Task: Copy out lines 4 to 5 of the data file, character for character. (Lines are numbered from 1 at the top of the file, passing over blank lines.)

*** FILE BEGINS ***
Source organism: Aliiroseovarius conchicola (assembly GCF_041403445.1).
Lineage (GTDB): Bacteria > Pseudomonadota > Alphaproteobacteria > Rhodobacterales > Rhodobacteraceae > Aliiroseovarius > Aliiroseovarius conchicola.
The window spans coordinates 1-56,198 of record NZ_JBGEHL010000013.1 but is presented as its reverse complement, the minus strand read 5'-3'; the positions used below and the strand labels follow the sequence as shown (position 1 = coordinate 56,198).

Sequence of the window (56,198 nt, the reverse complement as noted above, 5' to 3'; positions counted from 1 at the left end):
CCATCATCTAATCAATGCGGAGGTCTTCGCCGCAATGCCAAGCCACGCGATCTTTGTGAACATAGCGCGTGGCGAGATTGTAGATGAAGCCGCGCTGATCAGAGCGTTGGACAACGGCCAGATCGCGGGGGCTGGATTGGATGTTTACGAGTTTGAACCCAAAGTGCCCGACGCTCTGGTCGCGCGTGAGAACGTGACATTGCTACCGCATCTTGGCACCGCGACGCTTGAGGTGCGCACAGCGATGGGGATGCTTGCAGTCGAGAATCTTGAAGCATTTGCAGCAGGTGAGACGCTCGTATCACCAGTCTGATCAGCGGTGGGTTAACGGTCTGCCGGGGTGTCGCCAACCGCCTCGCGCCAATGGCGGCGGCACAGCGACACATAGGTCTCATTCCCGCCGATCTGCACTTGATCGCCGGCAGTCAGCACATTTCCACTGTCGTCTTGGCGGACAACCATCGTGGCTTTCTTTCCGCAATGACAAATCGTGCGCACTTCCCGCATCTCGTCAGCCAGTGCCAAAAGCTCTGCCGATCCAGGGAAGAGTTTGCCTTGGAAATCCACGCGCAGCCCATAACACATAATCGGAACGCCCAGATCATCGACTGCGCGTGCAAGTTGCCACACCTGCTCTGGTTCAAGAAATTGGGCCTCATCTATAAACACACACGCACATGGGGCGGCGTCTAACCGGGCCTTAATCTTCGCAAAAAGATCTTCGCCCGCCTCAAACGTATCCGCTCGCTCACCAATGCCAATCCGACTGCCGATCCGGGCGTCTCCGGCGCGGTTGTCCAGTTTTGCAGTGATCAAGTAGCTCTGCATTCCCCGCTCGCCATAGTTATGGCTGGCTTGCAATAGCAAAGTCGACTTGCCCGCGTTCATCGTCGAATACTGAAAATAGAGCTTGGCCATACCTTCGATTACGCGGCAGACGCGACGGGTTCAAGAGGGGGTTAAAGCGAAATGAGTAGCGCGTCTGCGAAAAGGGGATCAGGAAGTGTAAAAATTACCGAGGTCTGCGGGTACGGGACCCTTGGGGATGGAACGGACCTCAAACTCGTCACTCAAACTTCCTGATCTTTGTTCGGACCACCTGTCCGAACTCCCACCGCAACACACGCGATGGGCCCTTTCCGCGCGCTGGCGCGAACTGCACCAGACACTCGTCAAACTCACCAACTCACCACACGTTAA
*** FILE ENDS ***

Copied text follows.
Sequence of the window (56,198 nt, the reverse complement as noted above, 5' to 3'; positions counted from 1 at the left end):
CCATCATCTAATCAATGCGGAGGTCTTCGCCGCAATGCCAAGCCACGCGATCTTTGTGAACATAGCGCGTGGCGAGATTGTAGATGAAGCCGCGCTGATCAGAGCGTTGGACAACGGCCAGATCGCGGGGGCTGGATTGGATGTTTACGAGTTTGAACCCAAAGTGCCCGACGCTCTGGTCGCGCGTGAGAACGTGACATTGCTACCGCATCTTGGCACCGCGACGCTTGAGGTGCGCACAGCGATGGGGATGCTTGCAGTCGAGAATCTTGAAGCATTTGCAGCAGGTGAGACGCTCGTATCACCAGTCTGATCAGCGGTGGGTTAACGGTCTGCCGGGGTGTCGCCAACCGCCTCGCGCCAATGGCGGCGGCACAGCGACACATAGGTCTCATTCCCGCCGATCTGCACTTGATCGCCGGCAGTCAGCACATTTCCACTGTCGTCTTGGCGGACAACCATCGTGGCTTTCTTTCCGCAATGACAAATCGTGCGCACTTCCCGCATCTCGTCAGCCAGTGCCAAAAGCTCTGCCGATCCAGGGAAGAGTTTGCCTTGGAAATCCACGCGCAGCCCATAACACATAATCGGAACGCCCAGATCATCGACTGCGCGTGCAAGTTGCCACACCTGCTCTGGTTCAAGAAATTGGGCCTCATCTATAAACACACACGCACATGGGGCGGCGTCTAACCGGGCCTTAATCTTCGCAAAAAGATCTTCGCCCGCCTCAAACGTATCCGCTCGCTCACCAATGCCAATCCGACTGCCGATCCGGGCGTCTCCGGCGCGGTTGTCCAGTTTTGCAGTGATCAAGTAGCTCTGCATTCCCCGCTCGCCATAGTTATGGCTGGCTTGCAATAGCAAAGTCGACTTGCCCGCGTTCATCGTCGAATACTGAAAATAGAGCTTGGCCATACCTTCGATTACGCGGCAGACGCGACGGGTTCAAGAGGGGGTTAAAGCGAAATGAGTAGCGCGTCTGCGAAAAGGGGATCAGGAAGTGTAAAAATTACCGAGGTCTGCGGGTACGGGACCCTTGGGGATGGAACGGACCTCAAACTCGTCACTCAAACTTCCTGATCTTTGTTCGGACCACCTGTCCGAACTCCCACCGCAACACACGCGATGGGCCCTTTCCGCGCGCTGGCGCGAACTGCACCAGACACTCGTCAAACTCACCAACTCACCACACGTTAA